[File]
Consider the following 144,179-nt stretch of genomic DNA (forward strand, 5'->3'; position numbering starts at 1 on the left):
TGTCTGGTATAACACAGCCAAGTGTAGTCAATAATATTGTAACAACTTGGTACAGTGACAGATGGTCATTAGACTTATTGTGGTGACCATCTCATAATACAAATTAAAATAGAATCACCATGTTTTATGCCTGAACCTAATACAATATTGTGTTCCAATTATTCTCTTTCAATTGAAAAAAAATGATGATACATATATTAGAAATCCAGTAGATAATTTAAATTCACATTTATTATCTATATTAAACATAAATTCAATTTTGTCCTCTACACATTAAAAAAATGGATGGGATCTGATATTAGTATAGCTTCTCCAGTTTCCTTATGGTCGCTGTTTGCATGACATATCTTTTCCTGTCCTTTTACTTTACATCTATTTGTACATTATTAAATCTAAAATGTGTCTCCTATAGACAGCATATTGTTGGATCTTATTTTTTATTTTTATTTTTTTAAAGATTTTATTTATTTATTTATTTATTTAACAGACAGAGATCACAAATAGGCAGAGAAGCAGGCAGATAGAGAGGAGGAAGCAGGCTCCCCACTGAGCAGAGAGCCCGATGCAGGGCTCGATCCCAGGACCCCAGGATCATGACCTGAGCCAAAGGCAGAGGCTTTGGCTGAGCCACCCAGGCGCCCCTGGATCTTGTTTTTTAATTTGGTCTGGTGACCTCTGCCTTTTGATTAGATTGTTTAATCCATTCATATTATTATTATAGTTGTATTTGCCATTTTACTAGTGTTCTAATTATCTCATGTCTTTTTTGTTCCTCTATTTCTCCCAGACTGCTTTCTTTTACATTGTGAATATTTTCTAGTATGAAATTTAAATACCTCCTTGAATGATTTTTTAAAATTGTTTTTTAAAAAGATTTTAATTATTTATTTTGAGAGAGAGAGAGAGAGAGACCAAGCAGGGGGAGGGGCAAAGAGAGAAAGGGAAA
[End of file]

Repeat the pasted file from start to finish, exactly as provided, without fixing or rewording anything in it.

Consider the following 144,179-nt stretch of genomic DNA (forward strand, 5'->3'; position numbering starts at 1 on the left):
TGTCTGGTATAACACAGCCAAGTGTAGTCAATAATATTGTAACAACTTGGTACAGTGACAGATGGTCATTAGACTTATTGTGGTGACCATCTCATAATACAAATTAAAATAGAATCACCATGTTTTATGCCTGAACCTAATACAATATTGTGTTCCAATTATTCTCTTTCAATTGAAAAAAAATGATGATACATATATTAGAAATCCAGTAGATAATTTAAATTCACATTTATTATCTATATTAAACATAAATTCAATTTTGTCCTCTACACATTAAAAAAATGGATGGGATCTGATATTAGTATAGCTTCTCCAGTTTCCTTATGGTCGCTGTTTGCATGACATATCTTTTCCTGTCCTTTTACTTTACATCTATTTGTACATTATTAAATCTAAAATGTGTCTCCTATAGACAGCATATTGTTGGATCTTATTTTTTATTTTTATTTTTTTAAAGATTTTATTTATTTATTTATTTATTTAACAGACAGAGATCACAAATAGGCAGAGAAGCAGGCAGATAGAGAGGAGGAAGCAGGCTCCCCACTGAGCAGAGAGCCCGATGCAGGGCTCGATCCCAGGACCCCAGGATCATGACCTGAGCCAAAGGCAGAGGCTTTGGCTGAGCCACCCAGGCGCCCCTGGATCTTGTTTTTTAATTTGGTCTGGTGACCTCTGCCTTTTGATTAGATTGTTTAATCCATTCATATTATTATTATAGTTGTATTTGCCATTTTACTAGTGTTCTAATTATCTCATGTCTTTTTTGTTCCTCTATTTCTCCCAGACTGCTTTCTTTTACATTGTGAATATTTTCTAGTATGAAATTTAAATACCTCCTTGAATGATTTTTTAAAATTGTTTTTTAAAAAGATTTTAATTATTTATTTTGAGAGAGAGAGAGAGAGAGACCAAGCAGGGGGAGGGGCAAAGAGAGAAAGGGAAA